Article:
Library spaces and infrastructure are expected to be improved this fiscal year through initiatives implemented by the Jamaica Library Service (JLS).
This was shared by Fayval Williams, minister of Education and Youth during her presentation in the 2023/24 Sectoral Debate on Wednesday (May 17) in the House of Representatives.
She said that the JLS’s initiatives will be aimed at “bridging the digital divide” through the improvement of libraries “and information technology capacity to enable development of digital, media, and information literacy competencies for children, youth and older adults.”
“In addition, the JLS seeks to expand on its Lifelong Learning initiatives through improved stakeholder engagement so as to promote the use of libraries as the centre of community engagement,” Williams added.
The Minister was sharing details on the National Reading Competition that was successfully executed in 2022 where a total of 1,835 library members (including 1,464 students) participated.
“This represented a 47 per cent increase over the previous year where the COVID-19 restrictions had impacted participation,” she said.
Organisations focused on libraries
The work of JLS can be likened, in some regards, to that of the Book Industry Association of Jamaica (BIAJ) and the GrassROOTS Community Foundation.
The two organisations have been working together since 2018 to make books more accessible to improve literacy rates among children in the country.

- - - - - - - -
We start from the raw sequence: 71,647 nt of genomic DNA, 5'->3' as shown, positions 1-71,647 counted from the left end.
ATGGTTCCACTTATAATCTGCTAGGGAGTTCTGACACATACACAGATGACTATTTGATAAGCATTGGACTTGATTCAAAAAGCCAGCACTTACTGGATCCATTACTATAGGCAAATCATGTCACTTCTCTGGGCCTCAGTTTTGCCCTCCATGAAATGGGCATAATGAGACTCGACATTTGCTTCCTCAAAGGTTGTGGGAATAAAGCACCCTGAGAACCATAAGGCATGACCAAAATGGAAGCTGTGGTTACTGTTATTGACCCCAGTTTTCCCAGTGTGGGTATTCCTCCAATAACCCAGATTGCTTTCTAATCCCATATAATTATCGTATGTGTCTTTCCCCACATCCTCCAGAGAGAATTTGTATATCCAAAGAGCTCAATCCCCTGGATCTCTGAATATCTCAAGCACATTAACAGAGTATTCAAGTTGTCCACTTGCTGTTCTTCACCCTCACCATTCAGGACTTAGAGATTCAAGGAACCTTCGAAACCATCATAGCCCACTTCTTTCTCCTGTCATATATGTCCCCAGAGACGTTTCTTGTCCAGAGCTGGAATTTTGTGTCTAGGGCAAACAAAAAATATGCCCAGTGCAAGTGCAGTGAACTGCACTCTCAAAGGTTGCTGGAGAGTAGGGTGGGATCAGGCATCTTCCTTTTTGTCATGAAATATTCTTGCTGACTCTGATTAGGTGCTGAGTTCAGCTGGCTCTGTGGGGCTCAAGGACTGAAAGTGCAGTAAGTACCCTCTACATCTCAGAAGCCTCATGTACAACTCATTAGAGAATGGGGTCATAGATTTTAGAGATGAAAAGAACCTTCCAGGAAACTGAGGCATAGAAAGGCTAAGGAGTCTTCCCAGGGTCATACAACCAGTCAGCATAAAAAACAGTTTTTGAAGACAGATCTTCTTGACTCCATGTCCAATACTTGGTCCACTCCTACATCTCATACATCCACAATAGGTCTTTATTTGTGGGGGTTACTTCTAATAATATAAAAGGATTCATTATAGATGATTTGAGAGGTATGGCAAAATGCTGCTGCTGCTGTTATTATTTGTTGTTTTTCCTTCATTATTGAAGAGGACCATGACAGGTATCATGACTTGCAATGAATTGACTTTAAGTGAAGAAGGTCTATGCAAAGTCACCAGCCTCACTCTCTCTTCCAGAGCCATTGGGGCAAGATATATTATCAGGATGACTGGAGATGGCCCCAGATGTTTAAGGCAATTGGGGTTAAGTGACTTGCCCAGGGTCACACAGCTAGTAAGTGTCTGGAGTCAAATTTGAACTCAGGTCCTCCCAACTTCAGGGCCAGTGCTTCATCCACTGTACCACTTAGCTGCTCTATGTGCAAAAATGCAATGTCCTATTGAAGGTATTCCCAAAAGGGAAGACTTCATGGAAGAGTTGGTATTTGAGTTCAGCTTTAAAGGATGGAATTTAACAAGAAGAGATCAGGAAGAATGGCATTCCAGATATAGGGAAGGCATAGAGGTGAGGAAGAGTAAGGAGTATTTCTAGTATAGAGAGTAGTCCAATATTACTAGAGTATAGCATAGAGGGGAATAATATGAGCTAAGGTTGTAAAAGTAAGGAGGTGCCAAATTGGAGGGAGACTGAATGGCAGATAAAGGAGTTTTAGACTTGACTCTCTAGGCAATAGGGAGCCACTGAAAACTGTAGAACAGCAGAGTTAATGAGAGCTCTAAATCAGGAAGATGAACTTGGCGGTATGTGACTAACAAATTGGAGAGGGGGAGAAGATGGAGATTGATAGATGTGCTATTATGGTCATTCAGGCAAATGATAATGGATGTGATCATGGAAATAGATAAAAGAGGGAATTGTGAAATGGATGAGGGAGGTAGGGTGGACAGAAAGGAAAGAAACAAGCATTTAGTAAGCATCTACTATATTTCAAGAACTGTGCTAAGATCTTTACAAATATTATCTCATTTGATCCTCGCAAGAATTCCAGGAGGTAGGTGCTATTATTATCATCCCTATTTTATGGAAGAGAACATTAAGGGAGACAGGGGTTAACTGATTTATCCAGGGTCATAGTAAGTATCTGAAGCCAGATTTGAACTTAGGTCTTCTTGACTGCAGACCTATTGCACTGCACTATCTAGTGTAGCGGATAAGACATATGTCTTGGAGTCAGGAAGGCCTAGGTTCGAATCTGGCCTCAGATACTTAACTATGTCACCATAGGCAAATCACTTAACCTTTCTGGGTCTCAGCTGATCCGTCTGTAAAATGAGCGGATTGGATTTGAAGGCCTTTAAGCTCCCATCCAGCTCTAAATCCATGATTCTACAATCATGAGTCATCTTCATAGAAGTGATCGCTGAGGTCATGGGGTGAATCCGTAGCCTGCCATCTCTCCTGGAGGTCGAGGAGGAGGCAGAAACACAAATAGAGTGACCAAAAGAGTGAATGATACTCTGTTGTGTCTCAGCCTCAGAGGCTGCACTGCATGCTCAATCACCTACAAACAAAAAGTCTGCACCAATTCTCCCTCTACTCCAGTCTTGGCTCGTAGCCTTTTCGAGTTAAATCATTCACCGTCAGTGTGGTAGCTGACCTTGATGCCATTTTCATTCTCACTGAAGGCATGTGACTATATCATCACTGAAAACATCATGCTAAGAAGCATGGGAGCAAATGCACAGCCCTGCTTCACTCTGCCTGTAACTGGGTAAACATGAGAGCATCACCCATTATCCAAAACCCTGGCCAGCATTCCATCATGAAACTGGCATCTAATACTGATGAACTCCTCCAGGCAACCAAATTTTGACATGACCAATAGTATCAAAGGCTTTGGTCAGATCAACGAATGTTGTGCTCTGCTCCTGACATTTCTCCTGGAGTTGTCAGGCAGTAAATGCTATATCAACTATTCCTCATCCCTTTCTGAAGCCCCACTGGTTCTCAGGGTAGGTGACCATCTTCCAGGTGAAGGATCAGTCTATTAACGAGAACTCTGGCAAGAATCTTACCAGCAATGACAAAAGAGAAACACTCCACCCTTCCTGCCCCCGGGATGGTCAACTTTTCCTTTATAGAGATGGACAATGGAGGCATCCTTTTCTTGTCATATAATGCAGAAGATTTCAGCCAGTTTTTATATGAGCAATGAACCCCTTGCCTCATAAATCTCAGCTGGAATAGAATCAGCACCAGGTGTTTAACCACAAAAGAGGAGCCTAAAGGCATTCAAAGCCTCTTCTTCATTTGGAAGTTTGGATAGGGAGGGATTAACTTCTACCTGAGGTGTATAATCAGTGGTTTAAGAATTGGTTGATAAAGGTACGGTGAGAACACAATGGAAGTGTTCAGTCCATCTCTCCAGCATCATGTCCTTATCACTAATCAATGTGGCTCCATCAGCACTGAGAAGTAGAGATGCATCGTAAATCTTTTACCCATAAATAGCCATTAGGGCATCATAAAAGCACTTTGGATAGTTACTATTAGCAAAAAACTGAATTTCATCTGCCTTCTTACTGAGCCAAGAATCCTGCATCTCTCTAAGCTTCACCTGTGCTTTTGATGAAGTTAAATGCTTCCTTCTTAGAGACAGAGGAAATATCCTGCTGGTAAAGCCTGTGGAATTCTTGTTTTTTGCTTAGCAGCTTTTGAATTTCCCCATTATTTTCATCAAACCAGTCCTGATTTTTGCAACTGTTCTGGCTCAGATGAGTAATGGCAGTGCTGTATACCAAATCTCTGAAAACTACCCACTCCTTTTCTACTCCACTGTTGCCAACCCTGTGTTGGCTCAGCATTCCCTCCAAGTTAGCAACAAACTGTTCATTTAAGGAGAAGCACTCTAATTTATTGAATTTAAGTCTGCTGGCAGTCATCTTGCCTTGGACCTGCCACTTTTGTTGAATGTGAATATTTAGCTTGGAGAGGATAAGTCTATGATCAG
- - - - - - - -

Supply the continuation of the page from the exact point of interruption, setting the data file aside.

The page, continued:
This year, in particular, they plan to focus exclusively on libraries and being a driving force in ensuring that diverse books are made available for children.
GrassROOTS Community Foundation recently said, “[Libraries] maintain history and facilitate access to learning. [They] are equitable spaces, for regardless of age, income, and other identities, all are welcomed. Additionally, they are often the only space where there is open access to the internet,” in a statement on their website.
They also stress that libraries often do not receive the resources they need. This is usually evident where books are outdated and are sometimes too few for the growing youth population.
Additionally, Latoya West-Blackwood, director of special projects at the BIAJ recently said that, “We believe that children have the right to dream and providing libraries with diverse books is a practical way to use access to power the dreams of today to support the achievements of tomorrow.”
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